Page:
An attempt in 2009 to find the oldest golf car in Sun City led to two additions to the Del Webb Sun Cities Museum.
Both are 3-wheelers — the most common type in the 1960s. They sit in the carport at the museum and offer a popular photo op for visitors.
The “His” and “Hers” decals reflect the movie shown in the museum’s theater, “The Beginning.” In it, a retiree in a northern state relishes his new freedom — until snow cuts off his ability to golf and to garden. His wife comes to the rescue, suggesting they visit friends who moved to a place in Arizona called “Sun City.”
There, they find people living an active life, not stuck at home by snow-covered roads and freezing temperatures. Golf cars offer cheaper transportation and their friends own two, one for her and one for him, differentiated by the decals.
Years before Sun City, golfers walked the golf course, carrying their golf bag or pulling a hand cart with the bag on it. Country club members had one more option — a caddy. The first golf car, at that time called carts, appeared about 1935 in Clearwater, Florida. Lyman Beecher, an electrical engineer, put together a non-motorized cart that required two men to pull it. People said it looked like a rickshaw with its seat and two wheels. Beecher played golf on hilly terrain and was afraid he couldn’t walk the course on his own. Hence the need for a pulled cart.
Within five years, Beecher had modified the cart to be powered by car batteries. It took six car batteries to give the cart enough power to last 18 holes.
In the 1950s, the first U. S. patent for a 3-wheeled, gas-powered cart was issued to a Texas oilman. Dubbed the “Arthritis Special,” it was marketed to older and disabled golfers. At first, sales were brisk, but the cart was noisy and produced a great deal of smoke.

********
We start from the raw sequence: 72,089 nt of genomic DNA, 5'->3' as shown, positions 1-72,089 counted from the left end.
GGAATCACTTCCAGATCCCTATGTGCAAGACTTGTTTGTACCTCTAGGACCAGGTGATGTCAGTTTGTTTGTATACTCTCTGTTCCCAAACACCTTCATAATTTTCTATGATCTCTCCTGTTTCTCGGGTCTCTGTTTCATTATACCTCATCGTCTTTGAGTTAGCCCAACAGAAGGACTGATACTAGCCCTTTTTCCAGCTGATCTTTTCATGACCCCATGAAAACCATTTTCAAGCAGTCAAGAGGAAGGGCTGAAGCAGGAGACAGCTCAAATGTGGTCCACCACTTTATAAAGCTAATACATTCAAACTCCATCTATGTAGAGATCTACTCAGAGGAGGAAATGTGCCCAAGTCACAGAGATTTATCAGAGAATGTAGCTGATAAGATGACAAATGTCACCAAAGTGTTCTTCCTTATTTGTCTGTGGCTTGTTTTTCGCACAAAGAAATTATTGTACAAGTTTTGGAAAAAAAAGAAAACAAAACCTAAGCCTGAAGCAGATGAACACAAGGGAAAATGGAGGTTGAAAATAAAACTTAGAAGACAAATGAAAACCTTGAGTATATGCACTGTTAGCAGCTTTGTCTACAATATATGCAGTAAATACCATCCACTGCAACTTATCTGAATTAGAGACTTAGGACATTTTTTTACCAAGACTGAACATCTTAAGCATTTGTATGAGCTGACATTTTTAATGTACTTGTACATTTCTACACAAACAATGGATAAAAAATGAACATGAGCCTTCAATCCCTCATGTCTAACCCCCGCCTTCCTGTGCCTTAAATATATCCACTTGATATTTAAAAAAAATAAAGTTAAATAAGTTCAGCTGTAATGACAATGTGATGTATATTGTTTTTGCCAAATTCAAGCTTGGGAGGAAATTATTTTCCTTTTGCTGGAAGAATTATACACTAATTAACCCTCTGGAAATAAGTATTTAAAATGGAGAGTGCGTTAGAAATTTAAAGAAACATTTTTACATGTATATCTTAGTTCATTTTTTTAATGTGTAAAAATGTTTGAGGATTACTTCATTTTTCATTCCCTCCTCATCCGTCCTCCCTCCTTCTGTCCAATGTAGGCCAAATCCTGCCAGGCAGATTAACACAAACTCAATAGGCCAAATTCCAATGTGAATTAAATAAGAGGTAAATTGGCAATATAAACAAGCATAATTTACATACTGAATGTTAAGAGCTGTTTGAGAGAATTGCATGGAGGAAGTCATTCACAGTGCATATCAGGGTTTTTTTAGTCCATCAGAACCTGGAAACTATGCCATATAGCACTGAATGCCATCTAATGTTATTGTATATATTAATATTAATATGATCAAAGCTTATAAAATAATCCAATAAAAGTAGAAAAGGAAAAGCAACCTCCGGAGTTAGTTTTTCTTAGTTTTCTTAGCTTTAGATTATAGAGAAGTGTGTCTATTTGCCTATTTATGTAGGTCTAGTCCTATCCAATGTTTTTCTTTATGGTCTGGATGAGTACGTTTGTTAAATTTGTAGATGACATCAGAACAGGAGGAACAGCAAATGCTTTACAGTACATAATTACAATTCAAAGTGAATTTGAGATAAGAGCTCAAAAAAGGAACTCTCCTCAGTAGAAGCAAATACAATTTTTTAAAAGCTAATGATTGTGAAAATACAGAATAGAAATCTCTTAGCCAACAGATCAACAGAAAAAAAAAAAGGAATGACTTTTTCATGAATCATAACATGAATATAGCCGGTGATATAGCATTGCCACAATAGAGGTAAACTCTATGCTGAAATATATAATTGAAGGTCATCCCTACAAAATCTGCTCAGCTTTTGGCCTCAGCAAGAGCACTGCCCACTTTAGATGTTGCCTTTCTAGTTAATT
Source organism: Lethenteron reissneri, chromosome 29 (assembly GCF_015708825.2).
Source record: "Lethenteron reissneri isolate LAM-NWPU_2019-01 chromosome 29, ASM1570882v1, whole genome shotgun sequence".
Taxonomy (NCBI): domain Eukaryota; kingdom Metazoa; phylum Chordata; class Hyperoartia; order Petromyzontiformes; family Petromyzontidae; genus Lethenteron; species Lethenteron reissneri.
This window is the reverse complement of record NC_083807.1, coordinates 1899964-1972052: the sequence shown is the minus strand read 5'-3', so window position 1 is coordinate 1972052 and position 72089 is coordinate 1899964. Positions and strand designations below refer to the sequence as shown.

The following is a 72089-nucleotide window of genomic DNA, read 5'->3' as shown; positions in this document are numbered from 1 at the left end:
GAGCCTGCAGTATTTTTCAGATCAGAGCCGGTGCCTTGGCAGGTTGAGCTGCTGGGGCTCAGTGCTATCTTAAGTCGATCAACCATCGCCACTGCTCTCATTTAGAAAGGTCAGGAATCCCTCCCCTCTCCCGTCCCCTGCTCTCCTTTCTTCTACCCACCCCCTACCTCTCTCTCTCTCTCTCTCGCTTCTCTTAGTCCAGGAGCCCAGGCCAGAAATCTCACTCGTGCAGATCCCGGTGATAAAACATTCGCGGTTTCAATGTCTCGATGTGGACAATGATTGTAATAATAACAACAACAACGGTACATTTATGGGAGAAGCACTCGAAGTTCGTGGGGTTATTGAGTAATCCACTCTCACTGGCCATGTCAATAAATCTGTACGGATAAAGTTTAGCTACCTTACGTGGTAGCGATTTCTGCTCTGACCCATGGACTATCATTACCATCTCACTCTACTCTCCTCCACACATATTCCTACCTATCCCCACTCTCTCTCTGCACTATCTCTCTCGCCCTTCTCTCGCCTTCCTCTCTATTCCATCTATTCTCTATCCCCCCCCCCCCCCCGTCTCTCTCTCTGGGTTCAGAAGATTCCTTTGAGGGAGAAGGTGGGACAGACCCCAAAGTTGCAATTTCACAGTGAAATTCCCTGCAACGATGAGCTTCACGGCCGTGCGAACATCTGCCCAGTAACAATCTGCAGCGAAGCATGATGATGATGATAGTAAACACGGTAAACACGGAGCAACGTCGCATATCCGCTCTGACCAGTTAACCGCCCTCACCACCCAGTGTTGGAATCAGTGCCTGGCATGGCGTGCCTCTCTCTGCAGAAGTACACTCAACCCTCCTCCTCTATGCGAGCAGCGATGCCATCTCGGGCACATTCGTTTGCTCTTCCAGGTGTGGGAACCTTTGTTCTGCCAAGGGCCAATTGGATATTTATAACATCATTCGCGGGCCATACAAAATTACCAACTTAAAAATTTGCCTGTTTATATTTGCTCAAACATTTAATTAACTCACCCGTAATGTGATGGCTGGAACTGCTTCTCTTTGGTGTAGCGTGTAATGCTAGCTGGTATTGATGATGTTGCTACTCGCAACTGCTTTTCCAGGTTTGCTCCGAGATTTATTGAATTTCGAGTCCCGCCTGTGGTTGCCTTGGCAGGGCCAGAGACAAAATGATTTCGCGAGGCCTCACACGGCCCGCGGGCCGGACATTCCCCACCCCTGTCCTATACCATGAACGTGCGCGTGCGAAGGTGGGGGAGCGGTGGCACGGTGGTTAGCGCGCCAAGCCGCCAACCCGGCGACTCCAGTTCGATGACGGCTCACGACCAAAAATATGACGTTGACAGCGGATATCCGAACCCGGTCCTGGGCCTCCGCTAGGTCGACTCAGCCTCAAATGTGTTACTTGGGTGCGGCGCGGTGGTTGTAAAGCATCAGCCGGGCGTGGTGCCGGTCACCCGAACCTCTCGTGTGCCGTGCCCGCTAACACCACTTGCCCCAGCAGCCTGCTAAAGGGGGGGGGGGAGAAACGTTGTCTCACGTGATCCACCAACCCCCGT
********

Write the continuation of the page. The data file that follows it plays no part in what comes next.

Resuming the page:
The company responsible for the golf car as we know it was Marketeer in Redlands, California. In 1951, the company began manufacturing the first electric car designed for golf. Other companies emerged in the 1950s, but the first cars were expensive. Many courses did not allow electric cars, while others required a note from a physician.
It didn’t take golf courses long to realize there was money to be made from renting golf cars. Another benefit was the use of golf cars sped up play! Golfers liked the reduced time for a round of golf, and courses could schedule more golf rounds in a day. A win-win!
By the time Sun City got underway in 1960, several companies were producing both electric and gasoline-powered golf cars. While many refer to them as golf “carts,” the correct term is “golf cars” as a cart is towed and a car is self-powered.
Google “First golf cart community” and up pops Sun City! As the oldest active adult community in the nation, it was first to use golf cars for much more than golfing. The increasing number of golf cars plying local streets caught the attention of the Motor Vehicle Division. Alongside the two cars in the carport, visitors will find an amusing display of the various ways the MVD tried to regulate golf cars in those early years.